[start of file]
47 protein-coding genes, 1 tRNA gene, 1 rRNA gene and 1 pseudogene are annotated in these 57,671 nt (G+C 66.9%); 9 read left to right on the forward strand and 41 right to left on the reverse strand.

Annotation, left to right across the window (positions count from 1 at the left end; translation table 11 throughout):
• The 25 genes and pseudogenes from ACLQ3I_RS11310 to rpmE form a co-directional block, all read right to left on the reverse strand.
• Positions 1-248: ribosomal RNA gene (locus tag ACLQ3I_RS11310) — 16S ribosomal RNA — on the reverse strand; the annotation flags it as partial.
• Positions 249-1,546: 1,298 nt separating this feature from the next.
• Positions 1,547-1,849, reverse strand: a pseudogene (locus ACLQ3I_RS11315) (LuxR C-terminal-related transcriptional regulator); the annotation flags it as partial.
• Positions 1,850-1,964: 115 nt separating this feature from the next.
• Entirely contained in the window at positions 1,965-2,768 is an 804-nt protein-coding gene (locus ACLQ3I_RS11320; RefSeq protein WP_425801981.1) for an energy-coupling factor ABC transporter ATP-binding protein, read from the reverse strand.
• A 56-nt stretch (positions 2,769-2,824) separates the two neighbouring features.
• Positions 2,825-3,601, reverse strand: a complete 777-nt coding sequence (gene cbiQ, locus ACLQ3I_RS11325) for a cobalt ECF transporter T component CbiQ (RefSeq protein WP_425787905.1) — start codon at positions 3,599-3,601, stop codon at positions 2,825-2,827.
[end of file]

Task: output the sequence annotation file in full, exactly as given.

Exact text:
47 protein-coding genes, 1 tRNA gene, 1 rRNA gene and 1 pseudogene are annotated in these 57,671 nt (G+C 66.9%); 9 read left to right on the forward strand and 41 right to left on the reverse strand.

Annotation, left to right across the window (positions count from 1 at the left end; translation table 11 throughout):
• The 25 genes and pseudogenes from ACLQ3I_RS11310 to rpmE form a co-directional block, all read right to left on the reverse strand.
• Positions 1-248: ribosomal RNA gene (locus tag ACLQ3I_RS11310) — 16S ribosomal RNA — on the reverse strand; the annotation flags it as partial.
• Positions 249-1,546: 1,298 nt separating this feature from the next.
• Positions 1,547-1,849, reverse strand: a pseudogene (locus ACLQ3I_RS11315) (LuxR C-terminal-related transcriptional regulator); the annotation flags it as partial.
• Positions 1,850-1,964: 115 nt separating this feature from the next.
• Entirely contained in the window at positions 1,965-2,768 is an 804-nt protein-coding gene (locus ACLQ3I_RS11320; RefSeq protein WP_425801981.1) for an energy-coupling factor ABC transporter ATP-binding protein, read from the reverse strand.
• A 56-nt stretch (positions 2,769-2,824) separates the two neighbouring features.
• Positions 2,825-3,601, reverse strand: a complete 777-nt coding sequence (gene cbiQ, locus ACLQ3I_RS11325) for a cobalt ECF transporter T component CbiQ (RefSeq protein WP_425787905.1) — start codon at positions 3,599-3,601, stop codon at positions 2,825-2,827.